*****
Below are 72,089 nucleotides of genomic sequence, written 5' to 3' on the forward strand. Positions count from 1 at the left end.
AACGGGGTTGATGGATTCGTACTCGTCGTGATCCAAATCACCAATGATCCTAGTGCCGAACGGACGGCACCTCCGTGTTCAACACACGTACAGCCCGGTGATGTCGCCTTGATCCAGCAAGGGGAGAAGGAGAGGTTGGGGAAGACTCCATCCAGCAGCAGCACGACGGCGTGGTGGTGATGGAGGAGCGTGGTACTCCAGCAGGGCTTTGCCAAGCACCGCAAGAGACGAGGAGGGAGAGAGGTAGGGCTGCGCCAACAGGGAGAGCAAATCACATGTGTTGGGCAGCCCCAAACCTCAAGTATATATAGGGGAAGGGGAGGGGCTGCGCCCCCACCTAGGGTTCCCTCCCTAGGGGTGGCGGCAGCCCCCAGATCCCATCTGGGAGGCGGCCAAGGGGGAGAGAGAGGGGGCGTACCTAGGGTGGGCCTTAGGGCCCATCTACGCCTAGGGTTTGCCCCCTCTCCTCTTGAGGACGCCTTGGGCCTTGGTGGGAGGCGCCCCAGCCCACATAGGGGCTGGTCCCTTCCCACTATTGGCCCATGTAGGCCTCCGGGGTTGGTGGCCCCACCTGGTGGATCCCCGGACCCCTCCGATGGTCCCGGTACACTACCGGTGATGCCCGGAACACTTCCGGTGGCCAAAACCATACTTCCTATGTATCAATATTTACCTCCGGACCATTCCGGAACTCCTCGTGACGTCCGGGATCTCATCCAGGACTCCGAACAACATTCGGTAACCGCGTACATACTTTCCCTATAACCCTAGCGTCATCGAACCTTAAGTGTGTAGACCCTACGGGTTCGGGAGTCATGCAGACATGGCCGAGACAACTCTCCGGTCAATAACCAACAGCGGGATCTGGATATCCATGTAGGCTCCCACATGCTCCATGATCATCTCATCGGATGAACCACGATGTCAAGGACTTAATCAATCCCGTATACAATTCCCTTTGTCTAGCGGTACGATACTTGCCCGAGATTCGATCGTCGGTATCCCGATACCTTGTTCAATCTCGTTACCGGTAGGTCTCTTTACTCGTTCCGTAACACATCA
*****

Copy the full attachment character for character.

Below are 72,089 nucleotides of genomic sequence, written 5' to 3' on the forward strand. Positions count from 1 at the left end.
AACGGGGTTGATGGATTCGTACTCGTCGTGATCCAAATCACCAATGATCCTAGTGCCGAACGGACGGCACCTCCGTGTTCAACACACGTACAGCCCGGTGATGTCGCCTTGATCCAGCAAGGGGAGAAGGAGAGGTTGGGGAAGACTCCATCCAGCAGCAGCACGACGGCGTGGTGGTGATGGAGGAGCGTGGTACTCCAGCAGGGCTTTGCCAAGCACCGCAAGAGACGAGGAGGGAGAGAGGTAGGGCTGCGCCAACAGGGAGAGCAAATCACATGTGTTGGGCAGCCCCAAACCTCAAGTATATATAGGGGAAGGGGAGGGGCTGCGCCCCCACCTAGGGTTCCCTCCCTAGGGGTGGCGGCAGCCCCCAGATCCCATCTGGGAGGCGGCCAAGGGGGAGAGAGAGGGGGCGTACCTAGGGTGGGCCTTAGGGCCCATCTACGCCTAGGGTTTGCCCCCTCTCCTCTTGAGGACGCCTTGGGCCTTGGTGGGAGGCGCCCCAGCCCACATAGGGGCTGGTCCCTTCCCACTATTGGCCCATGTAGGCCTCCGGGGTTGGTGGCCCCACCTGGTGGATCCCCGGACCCCTCCGATGGTCCCGGTACACTACCGGTGATGCCCGGAACACTTCCGGTGGCCAAAACCATACTTCCTATGTATCAATATTTACCTCCGGACCATTCCGGAACTCCTCGTGACGTCCGGGATCTCATCCAGGACTCCGAACAACATTCGGTAACCGCGTACATACTTTCCCTATAACCCTAGCGTCATCGAACCTTAAGTGTGTAGACCCTACGGGTTCGGGAGTCATGCAGACATGGCCGAGACAACTCTCCGGTCAATAACCAACAGCGGGATCTGGATATCCATGTAGGCTCCCACATGCTCCATGATCATCTCATCGGATGAACCACGATGTCAAGGACTTAATCAATCCCGTATACAATTCCCTTTGTCTAGCGGTACGATACTTGCCCGAGATTCGATCGTCGGTATCCCGATACCTTGTTCAATCTCGTTACCGGTAGGTCTCTTTACTCGTTCCGTAACACATCA